Yes, that’s just what the Earth was saying that day.

She entered our room. I sat like a Quaker.
Then I heard a rough voice, "I think I can take her."
A voice blent with doom. Ill never forget he
Will e’er be remembered -- brave Tom Trionfetti!
The toughest kid there and of an obsolete race
And the only Fifth grader with his own parking space.
Flunked how many times? He was almost sixteen
And looked like a cobra but was six times as mean.
His Dad owned a bar and brave Tom would go
After school to the bar to hang out with Negroes!
Guys named Spiderhead, Bantu, Bullet and Baby.
And some times after school Tom would say "Maybe
Today is the day that I kick your dumb ass."
But if you cringed and you whimpered, he’d give you a pass.
He had places to go! He had no time to stop.
And all fell before him -- a brave Negro-Wop.
A scandal to all. To the American nation.
But I cried Hurrah! for miscegenation
As I heard his fine words (though spoken quite lowly)
Then the evil nun turned and said distinctly and slowly:
"Why did God make you? Mr. Trionfetti?"
Who replied "I don’t know." Now, I’m willing to bet he
Just in that instant felt the meaning of fear
As the nun said, quite weirdly... "Just come here, my dear.
Let’s look at God’s world. Just open the window."
Which he did ah he did... we all felt an ill wind blow
From heaven into our Fifth grade classroom
As brave Tom smiled nervously awaiting his doom
As the nun smiled like a camp guard at Camp Bergen-Belsen
And seized brave Tom in a quite effective Half-Nelson
Hoisted him up and in an instant the fated
Brave Negro Wop was defenestrated!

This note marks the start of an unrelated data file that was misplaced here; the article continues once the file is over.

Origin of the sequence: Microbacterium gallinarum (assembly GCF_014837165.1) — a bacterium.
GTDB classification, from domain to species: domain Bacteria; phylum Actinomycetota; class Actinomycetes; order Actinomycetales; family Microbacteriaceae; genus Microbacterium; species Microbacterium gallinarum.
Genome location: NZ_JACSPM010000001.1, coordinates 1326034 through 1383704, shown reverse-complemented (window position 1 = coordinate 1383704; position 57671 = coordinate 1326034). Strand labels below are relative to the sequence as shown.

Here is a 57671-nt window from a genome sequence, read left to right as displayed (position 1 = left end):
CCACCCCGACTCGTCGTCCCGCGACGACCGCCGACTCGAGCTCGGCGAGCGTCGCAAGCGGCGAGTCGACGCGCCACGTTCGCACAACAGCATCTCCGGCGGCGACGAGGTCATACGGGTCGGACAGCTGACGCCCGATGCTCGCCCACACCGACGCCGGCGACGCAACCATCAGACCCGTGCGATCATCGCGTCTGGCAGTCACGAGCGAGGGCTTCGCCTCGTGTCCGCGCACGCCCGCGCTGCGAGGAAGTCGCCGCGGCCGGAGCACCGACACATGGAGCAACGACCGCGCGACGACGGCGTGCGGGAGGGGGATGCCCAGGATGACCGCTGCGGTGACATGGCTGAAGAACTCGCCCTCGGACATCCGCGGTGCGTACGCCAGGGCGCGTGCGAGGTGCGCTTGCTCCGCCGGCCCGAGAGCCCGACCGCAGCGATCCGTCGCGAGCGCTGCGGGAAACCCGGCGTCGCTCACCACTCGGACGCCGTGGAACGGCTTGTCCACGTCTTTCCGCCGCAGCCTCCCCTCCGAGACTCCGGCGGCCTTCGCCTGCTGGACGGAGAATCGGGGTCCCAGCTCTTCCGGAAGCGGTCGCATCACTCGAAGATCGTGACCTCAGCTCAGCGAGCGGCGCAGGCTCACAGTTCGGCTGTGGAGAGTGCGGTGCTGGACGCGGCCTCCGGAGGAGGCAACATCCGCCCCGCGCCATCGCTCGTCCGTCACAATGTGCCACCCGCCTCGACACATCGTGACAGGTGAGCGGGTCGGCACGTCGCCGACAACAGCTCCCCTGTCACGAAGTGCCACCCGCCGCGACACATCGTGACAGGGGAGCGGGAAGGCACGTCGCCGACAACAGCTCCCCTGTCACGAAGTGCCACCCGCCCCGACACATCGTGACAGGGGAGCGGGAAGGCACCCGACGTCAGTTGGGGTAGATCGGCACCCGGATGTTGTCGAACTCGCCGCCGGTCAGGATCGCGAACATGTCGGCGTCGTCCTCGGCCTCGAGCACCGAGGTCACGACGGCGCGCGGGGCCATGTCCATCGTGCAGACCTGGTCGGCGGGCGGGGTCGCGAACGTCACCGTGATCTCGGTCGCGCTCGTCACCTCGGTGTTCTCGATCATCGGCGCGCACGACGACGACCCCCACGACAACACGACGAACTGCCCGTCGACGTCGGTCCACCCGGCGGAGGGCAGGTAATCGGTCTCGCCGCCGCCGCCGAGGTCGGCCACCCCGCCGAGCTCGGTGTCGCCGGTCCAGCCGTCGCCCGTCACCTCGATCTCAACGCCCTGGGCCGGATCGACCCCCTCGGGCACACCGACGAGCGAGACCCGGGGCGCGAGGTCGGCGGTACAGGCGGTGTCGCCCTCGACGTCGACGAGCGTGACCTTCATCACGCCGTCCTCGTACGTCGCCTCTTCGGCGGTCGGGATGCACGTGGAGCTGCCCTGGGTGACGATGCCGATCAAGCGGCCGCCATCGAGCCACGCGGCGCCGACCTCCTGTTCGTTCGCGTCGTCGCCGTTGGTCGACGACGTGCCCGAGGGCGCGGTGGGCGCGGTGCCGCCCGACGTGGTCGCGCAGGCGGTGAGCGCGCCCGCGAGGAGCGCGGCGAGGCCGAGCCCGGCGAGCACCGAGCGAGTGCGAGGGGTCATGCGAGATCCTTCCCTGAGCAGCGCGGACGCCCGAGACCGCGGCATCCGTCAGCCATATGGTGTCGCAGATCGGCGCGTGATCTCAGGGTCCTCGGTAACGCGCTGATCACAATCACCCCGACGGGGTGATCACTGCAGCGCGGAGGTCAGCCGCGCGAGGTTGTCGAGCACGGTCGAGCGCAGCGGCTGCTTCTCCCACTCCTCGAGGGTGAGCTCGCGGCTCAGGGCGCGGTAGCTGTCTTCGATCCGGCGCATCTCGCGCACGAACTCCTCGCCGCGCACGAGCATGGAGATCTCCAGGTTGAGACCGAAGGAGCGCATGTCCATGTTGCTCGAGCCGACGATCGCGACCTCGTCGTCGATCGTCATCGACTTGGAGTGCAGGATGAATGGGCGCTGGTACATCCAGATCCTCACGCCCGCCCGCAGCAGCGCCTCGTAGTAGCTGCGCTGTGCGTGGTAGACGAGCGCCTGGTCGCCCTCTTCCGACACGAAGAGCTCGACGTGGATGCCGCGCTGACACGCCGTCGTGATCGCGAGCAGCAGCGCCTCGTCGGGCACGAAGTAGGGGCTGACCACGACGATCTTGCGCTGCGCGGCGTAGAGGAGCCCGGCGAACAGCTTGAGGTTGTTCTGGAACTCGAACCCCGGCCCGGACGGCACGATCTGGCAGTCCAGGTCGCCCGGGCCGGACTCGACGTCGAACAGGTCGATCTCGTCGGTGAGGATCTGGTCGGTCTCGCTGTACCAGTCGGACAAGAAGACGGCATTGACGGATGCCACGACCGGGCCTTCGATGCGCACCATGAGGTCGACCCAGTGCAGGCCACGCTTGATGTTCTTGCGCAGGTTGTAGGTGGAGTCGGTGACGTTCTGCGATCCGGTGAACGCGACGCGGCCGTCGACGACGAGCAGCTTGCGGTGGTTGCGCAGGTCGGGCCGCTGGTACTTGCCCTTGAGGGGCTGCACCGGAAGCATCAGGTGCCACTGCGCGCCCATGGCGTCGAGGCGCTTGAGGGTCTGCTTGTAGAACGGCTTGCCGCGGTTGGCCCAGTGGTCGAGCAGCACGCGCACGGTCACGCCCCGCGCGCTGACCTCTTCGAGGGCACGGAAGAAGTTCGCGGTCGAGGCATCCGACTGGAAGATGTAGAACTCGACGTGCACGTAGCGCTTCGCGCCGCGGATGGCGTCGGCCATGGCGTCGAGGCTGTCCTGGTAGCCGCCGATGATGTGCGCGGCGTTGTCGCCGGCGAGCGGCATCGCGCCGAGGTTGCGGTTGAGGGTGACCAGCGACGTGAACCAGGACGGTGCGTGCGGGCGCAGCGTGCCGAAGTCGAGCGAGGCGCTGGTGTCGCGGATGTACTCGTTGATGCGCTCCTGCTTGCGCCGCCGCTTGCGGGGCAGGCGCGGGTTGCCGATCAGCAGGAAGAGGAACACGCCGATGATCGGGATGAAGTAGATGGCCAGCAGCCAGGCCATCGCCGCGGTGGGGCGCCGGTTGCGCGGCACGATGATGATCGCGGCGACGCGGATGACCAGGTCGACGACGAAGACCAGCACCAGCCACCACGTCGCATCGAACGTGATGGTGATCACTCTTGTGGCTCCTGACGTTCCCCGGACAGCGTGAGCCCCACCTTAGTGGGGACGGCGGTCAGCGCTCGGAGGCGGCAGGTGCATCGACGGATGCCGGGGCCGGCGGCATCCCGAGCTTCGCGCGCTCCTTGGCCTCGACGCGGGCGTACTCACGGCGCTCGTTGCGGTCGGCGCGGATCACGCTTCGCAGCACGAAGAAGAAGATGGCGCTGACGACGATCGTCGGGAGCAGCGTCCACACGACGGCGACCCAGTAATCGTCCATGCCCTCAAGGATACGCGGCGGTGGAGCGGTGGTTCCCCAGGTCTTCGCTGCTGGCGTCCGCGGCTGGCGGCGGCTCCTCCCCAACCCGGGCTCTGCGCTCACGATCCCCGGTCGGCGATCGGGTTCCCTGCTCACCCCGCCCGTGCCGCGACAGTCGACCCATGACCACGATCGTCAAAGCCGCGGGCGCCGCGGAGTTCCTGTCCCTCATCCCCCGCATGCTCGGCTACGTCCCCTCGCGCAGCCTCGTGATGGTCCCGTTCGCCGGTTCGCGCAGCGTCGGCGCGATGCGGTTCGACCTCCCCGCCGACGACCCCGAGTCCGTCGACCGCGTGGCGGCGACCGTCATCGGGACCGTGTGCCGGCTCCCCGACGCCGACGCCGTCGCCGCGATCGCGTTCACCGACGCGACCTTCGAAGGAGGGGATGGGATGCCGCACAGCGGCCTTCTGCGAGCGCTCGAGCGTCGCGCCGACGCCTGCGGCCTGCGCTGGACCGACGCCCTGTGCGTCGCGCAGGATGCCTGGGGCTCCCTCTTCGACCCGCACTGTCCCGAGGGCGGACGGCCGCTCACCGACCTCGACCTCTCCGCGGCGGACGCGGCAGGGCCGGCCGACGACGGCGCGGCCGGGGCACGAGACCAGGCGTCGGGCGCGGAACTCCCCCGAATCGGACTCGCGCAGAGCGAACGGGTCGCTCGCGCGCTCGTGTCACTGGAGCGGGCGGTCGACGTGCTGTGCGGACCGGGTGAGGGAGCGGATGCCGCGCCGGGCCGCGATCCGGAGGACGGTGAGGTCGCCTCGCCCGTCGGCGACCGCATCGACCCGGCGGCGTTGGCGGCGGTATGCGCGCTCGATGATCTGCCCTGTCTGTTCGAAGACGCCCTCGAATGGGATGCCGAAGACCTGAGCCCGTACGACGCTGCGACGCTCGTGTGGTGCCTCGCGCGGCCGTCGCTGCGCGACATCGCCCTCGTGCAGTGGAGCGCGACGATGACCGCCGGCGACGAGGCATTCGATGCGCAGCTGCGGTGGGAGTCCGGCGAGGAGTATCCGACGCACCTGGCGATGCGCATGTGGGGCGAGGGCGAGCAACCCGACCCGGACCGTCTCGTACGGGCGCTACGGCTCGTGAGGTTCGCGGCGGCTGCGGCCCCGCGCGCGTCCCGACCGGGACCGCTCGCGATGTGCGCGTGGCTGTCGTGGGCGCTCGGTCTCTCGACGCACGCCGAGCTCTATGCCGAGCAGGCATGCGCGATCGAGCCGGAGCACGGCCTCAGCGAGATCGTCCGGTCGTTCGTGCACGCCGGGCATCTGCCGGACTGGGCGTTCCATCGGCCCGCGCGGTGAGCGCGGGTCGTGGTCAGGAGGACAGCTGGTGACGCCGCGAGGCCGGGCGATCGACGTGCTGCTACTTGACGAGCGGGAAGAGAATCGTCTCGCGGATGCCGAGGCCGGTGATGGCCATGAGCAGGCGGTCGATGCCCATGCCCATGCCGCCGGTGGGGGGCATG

And all the class screamed and Steve cried "Oh, no!"
It looked like the evil nun was letting him go!
But Sister Eucharista held on to brave Tom
Who screamed, the poor boy. Sister Eucharista stayed calm.
Thirty feet down! Well, twenty at least.
But Sister just smiled like an unholy beast.
Then Steve Wasko stood up and cried "Stop it, you bitch!"
Which had an effect on the mad nun -- one which
Was ordained, one suspects, in celestial realms
Where contempt for the heathen quite overwhelms
All of the talking points about charity, caritas,
And the fact of defiance leaves one quite at a loss
Except to, of course, smite the goddamned young heathen
Which is what, God knew, was waiting for Steven.
The nun jerked brave Tom in. He collapsed on the floor.
"God won’t have to put up with you anymore!"
She seized Steve by the wrist. Dragged Steve to the casement
Which appalled even the damned down in Hell’s basement
Who raised a confused, a half-human cheer
For Steve, who smiled calmly, showing no fear
As the nun heaved him outside and he, hanging, suspended